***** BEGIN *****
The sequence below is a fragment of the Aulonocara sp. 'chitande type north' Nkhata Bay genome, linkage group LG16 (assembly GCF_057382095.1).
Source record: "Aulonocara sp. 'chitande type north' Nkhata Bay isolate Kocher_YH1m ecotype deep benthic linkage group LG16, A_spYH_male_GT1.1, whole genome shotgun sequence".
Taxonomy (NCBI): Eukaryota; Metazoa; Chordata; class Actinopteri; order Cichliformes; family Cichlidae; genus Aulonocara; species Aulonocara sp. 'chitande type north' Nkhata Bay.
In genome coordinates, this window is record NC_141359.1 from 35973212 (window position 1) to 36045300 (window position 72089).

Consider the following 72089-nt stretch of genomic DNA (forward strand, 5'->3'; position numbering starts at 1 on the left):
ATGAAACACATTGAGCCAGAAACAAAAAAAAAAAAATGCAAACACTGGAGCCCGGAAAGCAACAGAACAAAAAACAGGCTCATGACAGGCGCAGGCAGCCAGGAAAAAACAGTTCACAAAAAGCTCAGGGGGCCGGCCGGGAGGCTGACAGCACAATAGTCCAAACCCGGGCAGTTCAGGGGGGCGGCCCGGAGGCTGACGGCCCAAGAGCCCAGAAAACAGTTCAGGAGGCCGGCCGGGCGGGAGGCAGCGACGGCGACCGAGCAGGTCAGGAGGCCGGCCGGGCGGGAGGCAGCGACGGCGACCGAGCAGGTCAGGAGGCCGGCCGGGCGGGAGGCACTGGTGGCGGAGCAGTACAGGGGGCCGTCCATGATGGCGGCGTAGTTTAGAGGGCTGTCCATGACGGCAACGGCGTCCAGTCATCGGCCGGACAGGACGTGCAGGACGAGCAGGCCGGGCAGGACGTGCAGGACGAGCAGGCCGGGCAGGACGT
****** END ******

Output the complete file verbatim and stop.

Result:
The sequence below is a fragment of the Aulonocara sp. 'chitande type north' Nkhata Bay genome, linkage group LG16 (assembly GCF_057382095.1).
Source record: "Aulonocara sp. 'chitande type north' Nkhata Bay isolate Kocher_YH1m ecotype deep benthic linkage group LG16, A_spYH_male_GT1.1, whole genome shotgun sequence".
Taxonomy (NCBI): Eukaryota; Metazoa; Chordata; class Actinopteri; order Cichliformes; family Cichlidae; genus Aulonocara; species Aulonocara sp. 'chitande type north' Nkhata Bay.
In genome coordinates, this window is record NC_141359.1 from 35973212 (window position 1) to 36045300 (window position 72089).

Consider the following 72089-nt stretch of genomic DNA (forward strand, 5'->3'; position numbering starts at 1 on the left):
ATGAAACACATTGAGCCAGAAACAAAAAAAAAAAAATGCAAACACTGGAGCCCGGAAAGCAACAGAACAAAAAACAGGCTCATGACAGGCGCAGGCAGCCAGGAAAAAACAGTTCACAAAAAGCTCAGGGGGCCGGCCGGGAGGCTGACAGCACAATAGTCCAAACCCGGGCAGTTCAGGGGGGCGGCCCGGAGGCTGACGGCCCAAGAGCCCAGAAAACAGTTCAGGAGGCCGGCCGGGCGGGAGGCAGCGACGGCGACCGAGCAGGTCAGGAGGCCGGCCGGGCGGGAGGCAGCGACGGCGACCGAGCAGGTCAGGAGGCCGGCCGGGCGGGAGGCACTGGTGGCGGAGCAGTACAGGGGGCCGTCCATGATGGCGGCGTAGTTTAGAGGGCTGTCCATGACGGCAACGGCGTCCAGTCATCGGCCGGACAGGACGTGCAGGACGAGCAGGCCGGGCAGGACGTGCAGGACGAGCAGGCCGGGCAGGACGT